If living well is truly the best revenge, Susan Lucci is getting hers in spades.
The actress who was heartbroken a year ago to see her daytime series “All My Children” end after more than 40 years is not sitting around being bored.
She’s returning to scripted-series TV with “Devious Maids,” coming in 2013 from the creator of “Desperate Housewives.” Lucci also has been busy on the series “Army Wives.”
And now she’s host of the true-crime program “Deadly Affairs” (10 p.m. EDT Saturday, Sept. 8, Investigation Discovery). “Affairs” chronicles the tragedies when love triangles and quadrangles occur. In this series, two is company — three is murder.
“It’s a series about how love affairs can go as wrong as they can possibly go,” Lucci says in the lobby of the Beverly Hilton Hotel in Beverly Hills, Calif., dressed in a white pants outfit. “This is something new for me. I have never hosted a show before.
“But when it was pitched to me, it was so well written. It even made me laugh. I knew I wanted to be involved.”
Lucci won’t act in the series. She’s introducing the story and wrapping up the loose ends.
During the meeting about hosting the show, the executives wooing her displayed pictures of Lucci as her “All My Children” character, Erica Kane, her myriad of lovers and husbands. There was also a shot of Erica in prison.
Though she played Erica through all the character’s soap-filled trauma for decades, she never really pondered how love affairs get to such violent breaking points until now.
“I hear such news on the news night after night, and I think, ‘What is going on?’ I wonder why these women and men just don’t get a divorce,” she says.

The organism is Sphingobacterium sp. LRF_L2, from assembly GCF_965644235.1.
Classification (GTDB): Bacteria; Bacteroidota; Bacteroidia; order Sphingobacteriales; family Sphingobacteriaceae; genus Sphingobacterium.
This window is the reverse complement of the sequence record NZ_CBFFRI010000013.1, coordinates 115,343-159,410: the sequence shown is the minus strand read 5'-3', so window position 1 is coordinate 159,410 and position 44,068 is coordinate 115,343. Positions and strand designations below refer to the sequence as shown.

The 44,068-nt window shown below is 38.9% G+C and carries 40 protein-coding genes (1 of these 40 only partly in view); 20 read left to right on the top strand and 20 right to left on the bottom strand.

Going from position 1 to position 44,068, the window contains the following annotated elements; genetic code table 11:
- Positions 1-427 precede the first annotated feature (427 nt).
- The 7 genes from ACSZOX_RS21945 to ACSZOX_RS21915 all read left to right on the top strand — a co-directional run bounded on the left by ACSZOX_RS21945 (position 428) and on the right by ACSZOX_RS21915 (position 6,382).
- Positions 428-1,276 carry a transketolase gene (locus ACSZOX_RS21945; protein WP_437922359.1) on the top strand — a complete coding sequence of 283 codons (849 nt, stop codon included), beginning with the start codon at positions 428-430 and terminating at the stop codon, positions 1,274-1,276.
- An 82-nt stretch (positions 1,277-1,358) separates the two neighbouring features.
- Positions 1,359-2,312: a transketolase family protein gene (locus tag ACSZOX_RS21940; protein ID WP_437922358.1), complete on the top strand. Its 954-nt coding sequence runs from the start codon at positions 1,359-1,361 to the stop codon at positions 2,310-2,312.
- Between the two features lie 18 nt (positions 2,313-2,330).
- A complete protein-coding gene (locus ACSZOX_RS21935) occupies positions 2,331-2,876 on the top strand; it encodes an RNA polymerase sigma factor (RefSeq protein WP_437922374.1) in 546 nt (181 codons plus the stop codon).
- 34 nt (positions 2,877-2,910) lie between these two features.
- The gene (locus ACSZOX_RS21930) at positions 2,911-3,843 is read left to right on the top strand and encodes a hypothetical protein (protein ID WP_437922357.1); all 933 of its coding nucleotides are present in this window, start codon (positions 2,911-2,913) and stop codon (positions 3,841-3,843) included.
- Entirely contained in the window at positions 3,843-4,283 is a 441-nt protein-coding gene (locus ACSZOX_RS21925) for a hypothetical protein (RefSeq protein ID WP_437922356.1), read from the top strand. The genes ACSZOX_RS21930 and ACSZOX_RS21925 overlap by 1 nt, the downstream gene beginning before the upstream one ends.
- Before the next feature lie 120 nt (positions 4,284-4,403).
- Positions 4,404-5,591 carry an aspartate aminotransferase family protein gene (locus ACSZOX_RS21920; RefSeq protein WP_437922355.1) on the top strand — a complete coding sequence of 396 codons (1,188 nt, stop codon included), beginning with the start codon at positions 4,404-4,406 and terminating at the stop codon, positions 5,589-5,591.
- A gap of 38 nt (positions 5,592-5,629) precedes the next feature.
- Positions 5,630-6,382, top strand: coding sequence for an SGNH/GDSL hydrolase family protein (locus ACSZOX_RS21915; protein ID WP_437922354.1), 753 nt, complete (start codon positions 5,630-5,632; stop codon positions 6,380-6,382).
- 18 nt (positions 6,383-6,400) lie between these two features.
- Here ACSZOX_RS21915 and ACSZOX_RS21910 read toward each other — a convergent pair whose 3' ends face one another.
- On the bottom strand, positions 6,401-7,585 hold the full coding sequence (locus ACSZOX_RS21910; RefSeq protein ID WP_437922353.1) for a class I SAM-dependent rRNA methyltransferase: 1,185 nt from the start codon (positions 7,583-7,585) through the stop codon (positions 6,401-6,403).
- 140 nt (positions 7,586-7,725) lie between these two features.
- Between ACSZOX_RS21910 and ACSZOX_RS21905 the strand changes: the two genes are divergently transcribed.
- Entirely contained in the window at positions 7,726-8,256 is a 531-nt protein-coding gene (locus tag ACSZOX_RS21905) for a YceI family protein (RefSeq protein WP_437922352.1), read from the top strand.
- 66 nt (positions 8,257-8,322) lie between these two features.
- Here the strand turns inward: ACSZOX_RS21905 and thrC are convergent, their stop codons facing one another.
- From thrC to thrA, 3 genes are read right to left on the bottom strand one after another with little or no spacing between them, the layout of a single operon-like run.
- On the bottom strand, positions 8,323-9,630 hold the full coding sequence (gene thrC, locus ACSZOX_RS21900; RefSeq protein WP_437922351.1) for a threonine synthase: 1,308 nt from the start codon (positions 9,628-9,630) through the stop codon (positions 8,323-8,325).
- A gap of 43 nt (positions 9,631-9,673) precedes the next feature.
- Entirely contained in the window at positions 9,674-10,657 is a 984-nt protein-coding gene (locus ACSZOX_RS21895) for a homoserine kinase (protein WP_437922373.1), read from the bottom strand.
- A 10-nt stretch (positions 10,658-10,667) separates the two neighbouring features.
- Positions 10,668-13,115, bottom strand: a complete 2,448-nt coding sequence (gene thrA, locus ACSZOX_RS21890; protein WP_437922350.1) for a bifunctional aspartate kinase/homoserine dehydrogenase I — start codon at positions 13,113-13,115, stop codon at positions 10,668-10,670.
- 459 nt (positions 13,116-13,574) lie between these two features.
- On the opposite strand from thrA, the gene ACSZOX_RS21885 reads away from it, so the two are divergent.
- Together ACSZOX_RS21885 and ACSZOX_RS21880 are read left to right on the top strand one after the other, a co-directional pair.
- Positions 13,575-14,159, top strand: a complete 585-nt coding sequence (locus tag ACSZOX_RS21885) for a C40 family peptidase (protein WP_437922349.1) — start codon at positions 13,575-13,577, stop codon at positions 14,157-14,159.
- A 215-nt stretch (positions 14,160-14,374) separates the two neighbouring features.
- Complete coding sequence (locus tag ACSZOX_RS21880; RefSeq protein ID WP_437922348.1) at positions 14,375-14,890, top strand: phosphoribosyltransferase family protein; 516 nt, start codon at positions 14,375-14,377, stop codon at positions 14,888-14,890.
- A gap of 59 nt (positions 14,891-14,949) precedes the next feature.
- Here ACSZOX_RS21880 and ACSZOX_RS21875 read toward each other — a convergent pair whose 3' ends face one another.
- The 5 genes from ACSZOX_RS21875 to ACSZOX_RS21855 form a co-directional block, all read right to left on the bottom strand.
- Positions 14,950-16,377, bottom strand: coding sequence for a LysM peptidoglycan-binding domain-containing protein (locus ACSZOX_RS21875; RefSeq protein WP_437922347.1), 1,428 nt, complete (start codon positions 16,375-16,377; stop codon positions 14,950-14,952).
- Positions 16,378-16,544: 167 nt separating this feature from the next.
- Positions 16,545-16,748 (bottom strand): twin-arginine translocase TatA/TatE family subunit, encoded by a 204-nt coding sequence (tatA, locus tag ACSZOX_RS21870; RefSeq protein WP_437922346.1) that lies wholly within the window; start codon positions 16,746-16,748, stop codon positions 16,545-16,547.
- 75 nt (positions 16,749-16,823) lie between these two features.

“It takes my breath away to see how many times someone is killed or their bodies are found in the water, drifting around until someone finds them.
“I just don’t understand it, but it fascinates me.”
Other highlights for the week of Sept. 2-8 (listings subject to change; check local listings):
“Hoarding: Buried Alive” (9 p.m., TLC). In the fourth-season finale, a hoarder and her husband have 25 years’ worth of clutter to clear out, but, of course, they don’t want to do it.
“Torchwood: Miracle Day” marathon (10 a.m., Starz). The channel repeats the Starz original series of the “Dr. Who” spinoff through 11:10 p.m.
“Anthony Bourdain: No Reservations” (9 p.m., Travel Channel). The outspoken Emmy-winning chef is going around the world one final season in this travel series. First stop: Austin, Texas. The last one: His native Brooklyn, N.Y.
“Coma” (9 p.m., A&E). Lauren Ambrose (“Six Feet Under”) heads the cast of this sci-fi medical thriller about comatose patients who are experimented upon. Part two airs Tuesday at 9 p.m.
Now it’s their turn: The Democratic National Convention, which will be all over the dial throughout the day and night, begins in Charlotte, N.C. The party will formally confirm President Barack Obama and Vice President Joe Biden as the standard-bearers for the fall campaign. The gathering wraps up Thursday.
“DreamWorks Dragons: Riders of Berk” (7:30 p.m., Cartoon Network). Spinning off from the film “How To Train Your Dragon,” this adventure follows Hiccup and his dragon Toothless on the Viking island of Berk as they train new dragon riders.
“Chicago Trauma” (10 p.m., National Geographic Channel). The Cook County Trauma Unit, set in an urban neighborhood, is profiled in this reality show.
“Video Music Awards” (8 p.m., MTV). Green Day, Alicia Keys and One Direction will be part of the rollicking ceremony, live from the Staple Center in Los Angeles.
“Cheer” (11 p.m., CMT). Add an “s” to the title, and it would be a classic sitcom. Without the “s”? It’s a reality show about competitive cheerleading.
“Puppy Love” (9 p.m., Hallmark Channel). A single mom feuds with a handsome athlete over the dog her daughter adopted in this family-friendly movie. Candace Cameron Bure and Victor Webster star.